I’ve always been interested in local history. While I was still in school, I attended local history lessons and since then I’ve taken an interest in the subject. I never studied history in school and that’s one of my regrets. I’m particularly interested in the military history of the area and that probably stems from the stories my mum used to tell me of the Swansea Blitz in February of 1941.
Swansea was used as a staging post for troops involved in the invasion of occupied France on D-Day. The bay was full of transport ships and the farmland around was full of American soldiers. Very little, if anything, of this remains today. Most of the visible signs of the area’s war lie in ruins. There’s a pillbox on Swansea Bay, opposite the University. I haven’t been able to find anything out about when it was built or if there were others, but it sits alone, half buried in sand. It’s seaward face has no embrasure and it was clearly intended to provide enfilading fire, that is to shoot at the enemy from their sides. You see it on the German defences on the beaches of Normandy and elsewhere.
A now ruined radar station sits of Rhossili down. Another is sited near Oxwich Point. A third sits overlooking Port Talbot. All kept watch on the Bristol Channel.
More pillboxes defend a possible invasion route from the west towards Swansea along natural obstacle of Clyne Valley. One is hidden opposite the Railway Inn in Killay.
There are a number of anti-aircraft gun emplacements on and around Kilvey Hill, protecting the oil refinery and industrial areas of Swansea nearby. My mum told me of an anti aircraft battery, including ‘Z’ rockets (unguided surface to air missiles) sited on the playing fields near Singleton Hospital. The rockets were secret at the time. Another battery of heavy guns were sited on Mumbles head, above the Yacht club My uncle recalls that the sound of these 5″ calibre guns firing was totally different to the smaller 3″ guns nearer the city.
Lower down on the slopes, on a now flat and empty piece of the hill overlooking the lighthouse, a battery of anti shipping guns were located.
On the tidal island which is home to the lighthouse, there are searchlight houses.
Part of the buildings that for the lighthouse were originally a 19th Century fortress and gun battery.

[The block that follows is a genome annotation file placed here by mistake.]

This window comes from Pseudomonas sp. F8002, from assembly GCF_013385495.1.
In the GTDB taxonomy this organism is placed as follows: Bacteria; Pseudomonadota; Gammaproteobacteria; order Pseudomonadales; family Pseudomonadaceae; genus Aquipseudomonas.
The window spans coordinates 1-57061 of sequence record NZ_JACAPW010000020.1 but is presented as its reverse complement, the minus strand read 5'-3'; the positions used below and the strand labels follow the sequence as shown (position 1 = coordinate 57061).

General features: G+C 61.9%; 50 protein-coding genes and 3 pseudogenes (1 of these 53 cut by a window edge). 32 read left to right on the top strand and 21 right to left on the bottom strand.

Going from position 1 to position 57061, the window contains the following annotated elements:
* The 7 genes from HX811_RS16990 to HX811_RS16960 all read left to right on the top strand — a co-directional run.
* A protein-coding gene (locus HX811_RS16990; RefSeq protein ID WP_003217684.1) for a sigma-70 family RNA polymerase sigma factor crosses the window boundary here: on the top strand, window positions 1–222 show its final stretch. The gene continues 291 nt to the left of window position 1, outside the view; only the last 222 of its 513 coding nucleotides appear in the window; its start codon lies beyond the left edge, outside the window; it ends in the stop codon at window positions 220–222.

Swansea airport was originally built as a fighter station in 1941 on land that was so boggy it had to be filled in with thousands of tons of industrial waste and rubble (which took a year to complete). Over the war years, it was home to a number of squadrons and became a base for anti shipping strikes, night fighters and eventually the home of a weapons training facility. The aircrews would practice shooting, bombing and strafing on nearby Whiteford and Llanmadoc bays. Fragments and unexploded ordnance is still being found there – last year an old gas shell was still potent enough to affect the ammunition technician sent to dispose of it.
Recently while walking around the area with Rufus, I came across several reminders of it’s past including an area of slightly higher ground which seemed to have been a defensive point. The faint indentations of several trenches could be seen, along with a deeper concrete lined one and the mounting for a small artillery piece of heavy machine gun.
Until a few years ago, I had an old Anderson shelter in the garden. I remember as a boy seeing several such shelters in back gardens around the area, most still buried as was suggested when they were issued. The wall of the old police station in Swansea is pitted with shrapnel damaged bricks from a bomb that fell in the street. Looking at the records for the bombing of Swansea, at least one house near me was destroyed by a bomb, and many others were damaged. There is a story that a stick of bombs fell close to the nearby further education college and a rumour persists that one landed in the marsh on which the college is now built, and failed to go off.
There are many such structures in the UK and many more that have been lost over the years since they were built. They are a valid part of our history in the same way as castle, churches and bridges are. I hope we don’t lose sight of that just because they are a reminder of an unpleasant chapter of history.
Pingback: Luck or skill? | franticsmurf